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Tighter Criteria Introduced for Aspirin Use in Diabetes
 
 
  MedPage Today
Published: May 27, 2010
 
A more conservative approach to aspirin for primary prevention in adults with diabetes is called for in a joint statement issued today by diabetes and cardiovascular associations.
 
Action Point Note that the U.S. Preventive Services Task Force recommends aspirin for primary prevention in men ages 45 to 79 and women ages 55 to 79 regardless of diabetes status.
 
Low-dose aspirin can be considered reasonable for diabetes patients with a cardiovascular disease risk above 10% over 10 years and no excess bleeding risk, according to the statement released by the American Heart Association, the American Diabetes Association, and American College of Cardiology.
 
That group of patients will include most men older than 50 and women over 60 with at least one major risk factor in addition to diabetes -- smoking, hypertension, dyslipidemia, family history of premature cardiovascular disease, or albuminuria.
 
This represents an update from the 2007 joint recommendation for low-dose aspirin (75 to 162 mg per day) as primary prevention in diabetes patients over 40 years of age or who have additional risk factors.
 
Patients currently on aspirin who no longer fit into one of the recommended categories should discuss with their physician whether this is the right choice, noted statement co-author Mark J. Alberts, MD, of Northwestern University in Chicago and a spokesperson for the American Stroke Association.
 
The prior recommendation had been based on several older trials that included relatively few diabetes patients, noted writing committee member M. Sue Kirkman, MD, of the ADA in Alexandria, Va., and colleagues.
 
The organizations decided to refine the guidelines after two recent randomized controlled trials performed specifically in diabetes patients "raised questions about the efficacy of aspirin for primary prevention in diabetes," they wrote online in Circulation: Journal of the American Heart Association.
 
The Japanese Primary Prevention of Atherosclerosis With Aspirin for Diabetes trial showed only a trend overall (hazard ratio 0.80, 95% CI 0.58 to 1.10) for reduction of atherosclerotic events -- ischemic heart disease, stroke, and peripheral arterial disease -- in patients with type 2 diabetes.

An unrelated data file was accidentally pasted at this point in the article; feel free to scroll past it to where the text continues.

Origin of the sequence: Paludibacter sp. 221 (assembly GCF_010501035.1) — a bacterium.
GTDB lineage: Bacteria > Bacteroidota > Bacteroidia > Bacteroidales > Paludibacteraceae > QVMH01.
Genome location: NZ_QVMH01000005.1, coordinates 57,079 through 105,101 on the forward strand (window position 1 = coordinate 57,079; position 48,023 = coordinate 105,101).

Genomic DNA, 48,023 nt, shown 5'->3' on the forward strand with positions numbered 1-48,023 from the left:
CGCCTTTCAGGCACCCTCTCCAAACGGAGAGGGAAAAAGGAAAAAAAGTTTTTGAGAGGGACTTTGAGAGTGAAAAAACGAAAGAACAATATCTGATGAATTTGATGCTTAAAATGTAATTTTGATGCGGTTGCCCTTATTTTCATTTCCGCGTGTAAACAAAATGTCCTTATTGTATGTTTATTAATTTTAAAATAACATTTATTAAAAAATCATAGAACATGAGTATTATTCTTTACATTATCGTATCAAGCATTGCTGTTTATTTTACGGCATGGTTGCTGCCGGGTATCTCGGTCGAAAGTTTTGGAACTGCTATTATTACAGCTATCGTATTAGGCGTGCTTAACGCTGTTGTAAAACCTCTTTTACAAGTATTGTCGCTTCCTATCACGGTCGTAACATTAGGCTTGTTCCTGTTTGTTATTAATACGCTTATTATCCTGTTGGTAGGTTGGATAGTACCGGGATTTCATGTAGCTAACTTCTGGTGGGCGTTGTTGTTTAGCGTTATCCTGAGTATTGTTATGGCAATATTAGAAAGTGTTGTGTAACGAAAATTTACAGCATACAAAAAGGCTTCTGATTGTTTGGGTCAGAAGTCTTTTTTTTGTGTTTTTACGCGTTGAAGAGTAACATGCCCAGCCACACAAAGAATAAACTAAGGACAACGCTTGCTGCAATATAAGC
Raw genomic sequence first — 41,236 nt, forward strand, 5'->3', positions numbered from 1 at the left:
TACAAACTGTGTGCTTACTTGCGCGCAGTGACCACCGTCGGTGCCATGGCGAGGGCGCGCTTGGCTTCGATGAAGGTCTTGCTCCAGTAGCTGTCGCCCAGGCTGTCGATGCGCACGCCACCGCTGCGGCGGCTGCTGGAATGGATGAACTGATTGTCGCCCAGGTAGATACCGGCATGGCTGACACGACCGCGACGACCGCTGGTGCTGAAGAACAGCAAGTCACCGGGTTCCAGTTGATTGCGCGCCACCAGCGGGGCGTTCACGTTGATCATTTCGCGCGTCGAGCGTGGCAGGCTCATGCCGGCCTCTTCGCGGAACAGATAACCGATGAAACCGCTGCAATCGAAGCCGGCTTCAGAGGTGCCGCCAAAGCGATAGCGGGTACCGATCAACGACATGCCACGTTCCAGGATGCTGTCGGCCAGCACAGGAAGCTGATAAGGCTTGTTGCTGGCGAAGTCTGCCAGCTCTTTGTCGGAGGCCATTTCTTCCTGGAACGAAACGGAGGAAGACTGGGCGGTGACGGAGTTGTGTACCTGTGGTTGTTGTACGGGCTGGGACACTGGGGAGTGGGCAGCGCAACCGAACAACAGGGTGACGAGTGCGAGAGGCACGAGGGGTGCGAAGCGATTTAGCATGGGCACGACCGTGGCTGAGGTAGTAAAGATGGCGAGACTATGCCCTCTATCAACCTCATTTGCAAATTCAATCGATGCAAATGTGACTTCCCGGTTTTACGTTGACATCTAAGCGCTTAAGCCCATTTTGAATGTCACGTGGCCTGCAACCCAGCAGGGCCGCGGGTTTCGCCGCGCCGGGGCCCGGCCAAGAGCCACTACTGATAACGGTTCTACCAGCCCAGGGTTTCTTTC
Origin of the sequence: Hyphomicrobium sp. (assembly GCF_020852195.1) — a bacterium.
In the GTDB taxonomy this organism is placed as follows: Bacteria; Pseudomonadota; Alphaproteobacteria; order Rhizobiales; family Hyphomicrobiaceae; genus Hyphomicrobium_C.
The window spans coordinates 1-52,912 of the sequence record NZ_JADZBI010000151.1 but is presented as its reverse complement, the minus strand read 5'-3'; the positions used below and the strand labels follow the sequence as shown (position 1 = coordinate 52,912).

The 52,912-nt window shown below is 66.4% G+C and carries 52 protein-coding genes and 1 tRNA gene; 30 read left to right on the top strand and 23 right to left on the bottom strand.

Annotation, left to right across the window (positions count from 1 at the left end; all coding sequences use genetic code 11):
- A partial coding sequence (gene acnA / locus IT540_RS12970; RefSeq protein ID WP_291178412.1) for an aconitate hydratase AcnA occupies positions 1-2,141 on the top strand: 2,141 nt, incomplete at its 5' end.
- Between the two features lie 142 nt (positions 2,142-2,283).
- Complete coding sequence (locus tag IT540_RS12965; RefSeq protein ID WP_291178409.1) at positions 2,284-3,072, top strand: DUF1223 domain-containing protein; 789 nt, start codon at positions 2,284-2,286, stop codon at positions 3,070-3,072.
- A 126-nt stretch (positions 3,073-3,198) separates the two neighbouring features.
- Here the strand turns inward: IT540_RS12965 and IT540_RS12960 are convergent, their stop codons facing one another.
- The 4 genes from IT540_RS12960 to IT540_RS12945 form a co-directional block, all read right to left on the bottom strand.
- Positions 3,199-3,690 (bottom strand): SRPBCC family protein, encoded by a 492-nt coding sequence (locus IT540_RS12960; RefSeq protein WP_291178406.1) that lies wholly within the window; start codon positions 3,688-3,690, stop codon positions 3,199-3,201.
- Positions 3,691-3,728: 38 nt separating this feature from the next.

However, there was a significant 32% reduction in the risk of all atherosclerotic events in patients 65 and older.
 
The Prevention of Progression of Arterial Disease and Diabetes (POPADAD) trial, which looked at diabetes patients with asymptomatic peripheral arterial disease, also found no benefit for primary prevention of fatal and nonfatal cardiovascular events (HR 0.98, 95% CI 0.76 to 1.26).
 
Adding this evidence to prior trials, a meta-analysis suggested a modest and nonsignificant 9% relative reduction in risk of fatal or nonfatal MI and a nonsignificant 15% relative stroke risk reduction with aspirin, with greater absolute benefits among those with higher underlying baseline risk.
 
Counterbalancing this is the increased risk of gastrointestinal bleeding, which may be as high as one to five excess events per 1,000 patients per year in real-world settings.
 
For adults with a cardiovascular disease risk greater than 1% per year, "the number of cardiovascular disease events will be similar to or greater than the number of bleeding events induced, although the events considered (MI, stroke, and gastrointestinal bleeding) do not have equal effects on long-term health," Kirkman's group wrote.
 
Thus, the cardiovascular and diabetes societies recommended against prophylactic aspirin use in those at low cardiovascular risk, which they said included men under age 50 and women younger than 60 with no major additional cardiovascular disease risk factors or a 10-year cardiovascular disease risk less than 5%.
 
For those with an intermediate level of risk -- younger patients with one or more risk factors, older patients with no risk factors, or patients with a 10-year cardiovascular disease risk of 5% to 10% -- low-dose aspirin might be considered pending further research.
 
"All patients with diabetes do not have high cardiovascular risk, despite the assumptions of some previous guidelines," Kirkman's group emphasized in the statement.
 
 
 
 
 
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